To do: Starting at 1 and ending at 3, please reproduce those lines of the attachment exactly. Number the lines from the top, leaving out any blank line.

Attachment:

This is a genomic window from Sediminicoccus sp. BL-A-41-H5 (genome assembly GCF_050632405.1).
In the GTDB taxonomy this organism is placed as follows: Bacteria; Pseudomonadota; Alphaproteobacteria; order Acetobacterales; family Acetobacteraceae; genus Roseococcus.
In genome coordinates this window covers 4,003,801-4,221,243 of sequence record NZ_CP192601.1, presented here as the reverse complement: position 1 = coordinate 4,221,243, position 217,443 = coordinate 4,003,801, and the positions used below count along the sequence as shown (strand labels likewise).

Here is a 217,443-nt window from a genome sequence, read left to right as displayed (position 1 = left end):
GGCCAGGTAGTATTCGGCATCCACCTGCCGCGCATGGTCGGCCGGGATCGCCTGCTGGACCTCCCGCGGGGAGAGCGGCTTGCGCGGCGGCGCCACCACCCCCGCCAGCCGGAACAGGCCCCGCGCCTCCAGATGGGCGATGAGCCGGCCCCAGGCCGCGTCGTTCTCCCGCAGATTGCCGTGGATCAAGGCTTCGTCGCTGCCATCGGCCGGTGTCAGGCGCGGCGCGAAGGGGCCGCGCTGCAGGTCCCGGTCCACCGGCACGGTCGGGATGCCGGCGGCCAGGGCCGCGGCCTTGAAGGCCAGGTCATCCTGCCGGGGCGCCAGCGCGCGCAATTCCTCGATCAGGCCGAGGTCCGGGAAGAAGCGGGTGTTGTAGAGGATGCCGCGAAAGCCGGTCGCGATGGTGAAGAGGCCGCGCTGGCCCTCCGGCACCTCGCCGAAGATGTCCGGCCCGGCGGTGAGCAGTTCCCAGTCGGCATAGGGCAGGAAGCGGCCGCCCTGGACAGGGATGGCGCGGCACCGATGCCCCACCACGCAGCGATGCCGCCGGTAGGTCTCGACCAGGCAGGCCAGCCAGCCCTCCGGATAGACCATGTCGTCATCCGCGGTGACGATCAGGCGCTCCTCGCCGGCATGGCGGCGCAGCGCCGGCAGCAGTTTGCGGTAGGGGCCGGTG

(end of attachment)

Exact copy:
This is a genomic window from Sediminicoccus sp. BL-A-41-H5 (genome assembly GCF_050632405.1).
In the GTDB taxonomy this organism is placed as follows: Bacteria; Pseudomonadota; Alphaproteobacteria; order Acetobacterales; family Acetobacteraceae; genus Roseococcus.
In genome coordinates this window covers 4,003,801-4,221,243 of sequence record NZ_CP192601.1, presented here as the reverse complement: position 1 = coordinate 4,221,243, position 217,443 = coordinate 4,003,801, and the positions used below count along the sequence as shown (strand labels likewise).